France's embattled Socialist government faced a no-confidence vote Thursday after bypassing parliament to force through a labour reform bill that once again drew thousands onto the streets in protest.
Unions and student groups marched in Paris and other cities including Marseille, Nantes and Toulouse, as they have done regularly since the government proposed the reform two months ago.
Violence broke out at one protest in the capital when masked youths clashed with demonstrators and journalists. Riot police had left the scene shortly beforehand.
The CGT union said 50,000 people demonstrated in Paris.
The government says the reform is aimed at loosening up France's notoriously rigid job market.
But protesting students who believe it is weighed in favour of businesses unfurled a banner reading "Medef (the employers' federation) commands, the government obeys, the youth resist".
The government's decision Tuesday to force through the adoption of the reform has been widely seen as an admission of failure as the deeply unpopular President Francois Hollande grapples with a decision over whether to seek re-election.
The move also laid bare a gaping rift in the Socialist Party as rebel MPs had threatened to doom the legislation in parliament.
On the right, meanwhile, the reform is seen as too timid -- mocked as "a shadow of its former self" -- after waves of angry street protests forced the government to make a number of concessions.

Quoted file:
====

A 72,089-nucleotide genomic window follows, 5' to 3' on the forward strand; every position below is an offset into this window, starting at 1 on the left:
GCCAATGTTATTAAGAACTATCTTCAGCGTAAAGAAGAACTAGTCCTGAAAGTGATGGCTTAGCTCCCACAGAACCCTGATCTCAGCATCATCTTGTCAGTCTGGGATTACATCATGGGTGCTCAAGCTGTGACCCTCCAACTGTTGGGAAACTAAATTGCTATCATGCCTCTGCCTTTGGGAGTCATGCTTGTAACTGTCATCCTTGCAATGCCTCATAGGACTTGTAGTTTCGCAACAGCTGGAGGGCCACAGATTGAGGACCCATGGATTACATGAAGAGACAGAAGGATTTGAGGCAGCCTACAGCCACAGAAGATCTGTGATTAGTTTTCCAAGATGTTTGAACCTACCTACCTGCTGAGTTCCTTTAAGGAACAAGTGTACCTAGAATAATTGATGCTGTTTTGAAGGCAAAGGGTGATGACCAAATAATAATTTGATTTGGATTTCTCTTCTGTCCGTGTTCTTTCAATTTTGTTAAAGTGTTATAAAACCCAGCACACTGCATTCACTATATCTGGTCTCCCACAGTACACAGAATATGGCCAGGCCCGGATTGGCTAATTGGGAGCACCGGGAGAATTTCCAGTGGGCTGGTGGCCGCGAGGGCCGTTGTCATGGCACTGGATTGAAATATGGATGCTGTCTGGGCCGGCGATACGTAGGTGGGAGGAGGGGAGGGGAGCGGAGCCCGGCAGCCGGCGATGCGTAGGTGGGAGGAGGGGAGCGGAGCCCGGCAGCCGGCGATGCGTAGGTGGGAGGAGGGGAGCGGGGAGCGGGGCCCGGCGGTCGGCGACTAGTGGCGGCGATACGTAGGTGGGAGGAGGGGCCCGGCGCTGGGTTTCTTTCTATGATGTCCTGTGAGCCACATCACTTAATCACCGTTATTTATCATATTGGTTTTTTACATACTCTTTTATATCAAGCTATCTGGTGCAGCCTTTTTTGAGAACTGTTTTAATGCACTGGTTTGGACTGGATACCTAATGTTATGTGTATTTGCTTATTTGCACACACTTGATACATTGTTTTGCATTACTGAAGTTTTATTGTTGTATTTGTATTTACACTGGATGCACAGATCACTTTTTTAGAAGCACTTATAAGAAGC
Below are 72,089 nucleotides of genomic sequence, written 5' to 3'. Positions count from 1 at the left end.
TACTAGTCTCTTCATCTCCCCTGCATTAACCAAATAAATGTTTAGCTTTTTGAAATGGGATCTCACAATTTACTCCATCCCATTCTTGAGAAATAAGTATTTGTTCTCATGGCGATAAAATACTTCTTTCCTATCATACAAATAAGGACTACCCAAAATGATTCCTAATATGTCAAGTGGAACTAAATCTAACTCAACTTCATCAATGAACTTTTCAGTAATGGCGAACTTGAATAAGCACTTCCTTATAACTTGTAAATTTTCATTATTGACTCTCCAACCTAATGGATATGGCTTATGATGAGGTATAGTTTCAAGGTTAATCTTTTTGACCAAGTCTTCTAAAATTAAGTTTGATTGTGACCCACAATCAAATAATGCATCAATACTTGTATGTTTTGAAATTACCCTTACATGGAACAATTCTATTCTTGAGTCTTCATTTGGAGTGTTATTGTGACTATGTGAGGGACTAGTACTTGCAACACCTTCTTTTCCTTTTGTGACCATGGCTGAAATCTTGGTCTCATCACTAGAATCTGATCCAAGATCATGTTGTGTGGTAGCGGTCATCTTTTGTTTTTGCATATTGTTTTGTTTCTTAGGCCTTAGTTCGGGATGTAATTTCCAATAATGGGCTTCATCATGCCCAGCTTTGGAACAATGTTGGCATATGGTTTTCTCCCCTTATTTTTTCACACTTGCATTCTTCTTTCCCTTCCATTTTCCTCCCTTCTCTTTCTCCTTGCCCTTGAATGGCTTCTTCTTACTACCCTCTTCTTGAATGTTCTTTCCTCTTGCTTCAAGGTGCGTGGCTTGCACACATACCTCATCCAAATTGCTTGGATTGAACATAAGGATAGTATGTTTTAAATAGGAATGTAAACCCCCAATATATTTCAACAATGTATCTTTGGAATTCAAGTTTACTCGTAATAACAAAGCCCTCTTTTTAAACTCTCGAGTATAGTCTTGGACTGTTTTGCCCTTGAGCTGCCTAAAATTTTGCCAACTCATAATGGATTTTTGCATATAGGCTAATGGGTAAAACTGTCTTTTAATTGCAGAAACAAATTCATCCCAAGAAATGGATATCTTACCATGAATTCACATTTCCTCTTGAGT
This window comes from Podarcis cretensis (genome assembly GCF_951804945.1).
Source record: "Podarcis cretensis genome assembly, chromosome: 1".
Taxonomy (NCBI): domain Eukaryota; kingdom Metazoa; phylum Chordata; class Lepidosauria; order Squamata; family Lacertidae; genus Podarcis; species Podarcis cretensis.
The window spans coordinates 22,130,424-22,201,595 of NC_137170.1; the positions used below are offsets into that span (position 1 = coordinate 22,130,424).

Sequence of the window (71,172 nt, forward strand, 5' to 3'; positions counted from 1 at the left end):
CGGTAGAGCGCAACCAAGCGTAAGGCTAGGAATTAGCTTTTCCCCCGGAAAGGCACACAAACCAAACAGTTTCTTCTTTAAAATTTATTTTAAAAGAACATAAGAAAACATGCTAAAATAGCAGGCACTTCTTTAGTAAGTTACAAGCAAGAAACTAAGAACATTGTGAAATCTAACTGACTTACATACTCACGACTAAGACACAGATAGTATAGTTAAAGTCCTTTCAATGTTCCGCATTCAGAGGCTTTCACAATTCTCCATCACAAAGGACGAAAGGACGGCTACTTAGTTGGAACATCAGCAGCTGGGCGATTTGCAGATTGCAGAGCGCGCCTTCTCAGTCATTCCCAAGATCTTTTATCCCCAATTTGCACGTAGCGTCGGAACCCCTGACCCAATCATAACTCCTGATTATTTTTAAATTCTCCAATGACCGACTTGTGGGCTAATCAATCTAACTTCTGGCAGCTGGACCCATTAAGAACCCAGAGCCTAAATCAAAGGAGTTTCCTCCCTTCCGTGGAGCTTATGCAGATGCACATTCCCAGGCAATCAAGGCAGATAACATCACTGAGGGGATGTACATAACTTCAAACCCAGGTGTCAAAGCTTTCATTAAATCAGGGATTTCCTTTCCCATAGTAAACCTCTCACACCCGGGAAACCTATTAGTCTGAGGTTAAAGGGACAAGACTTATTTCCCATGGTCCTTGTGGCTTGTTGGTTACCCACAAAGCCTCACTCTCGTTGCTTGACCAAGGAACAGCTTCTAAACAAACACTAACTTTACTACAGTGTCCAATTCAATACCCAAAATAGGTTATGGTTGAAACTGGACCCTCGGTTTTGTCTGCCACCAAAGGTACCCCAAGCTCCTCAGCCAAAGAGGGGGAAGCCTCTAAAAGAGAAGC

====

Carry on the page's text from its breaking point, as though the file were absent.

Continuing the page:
Opponents need 288 votes to bring down the government, which is considered highly unlikely because Socialist rebels and Green lawmakers have said they will refuse to back the opposition motion.
The rebel Socialist MPs failed by just two votes to bring their own vote of no confidence, but their efforts drew a stern warning from the parliamentary relations minister, Jean-Marie Le Guen, who said Thursday that they had "gone too far".
Prime Minister Manuel Valls was defiant, saying Wednesday the reform must go ahead "because the country must move forward and because salary negotiations and workers' rights must progress."
The government argues that the reform will give companies more flexibility to fight endemic unemployment.
Joblessness, which stands at 10 percent overall and at nearly 25 percent for young people, has plagued Hollande's four years in power.
The right, which has a minority in the National Assembly, or lower house, says Hollande has led France into an "impasse".
Paradoxically, the motion will receive support from the far-left Front de Gauche party, which said Thursday its goal was not to bring down the government but to torpedo the reform.
"The only tool we have left, the only leverage, is the no-confidence vote," said the party's parliamentary group leader Andre Chassaigne.
The standoff over the labour reform is just the latest headache for Hollande since he was forced to abandon his attempts at changing the constitution in the wake of the November 13 terror attacks on Paris.
In a sign of the government's nervousness on the labour reform issue, it has made a significant U-turn on one of the most controversial measures. Companies that want to lay off staff will not be able to point solely to losses in France to justify such a move.
Unions fear that companies with profitable international operations will "cook the books" to make it look as if their French units are making a loss, in order to trim their work forces.
All of this comes less than a year from the 2017 presidential election.
Hollande, facing some of the lowest popularity scores of any left-wing French president, has said he will decide by the end of the year whether to stand for re-election.
Fresh protests are set for Saturday, with student leader William Martinet warning: "The government will not succeed in silencing young people."
CGT leader Philippe Martinez called for demonstrations to "switch into a higher gear", telling the far-left daily Humanite: "Workers seem to have decided to commit to a hardline movement."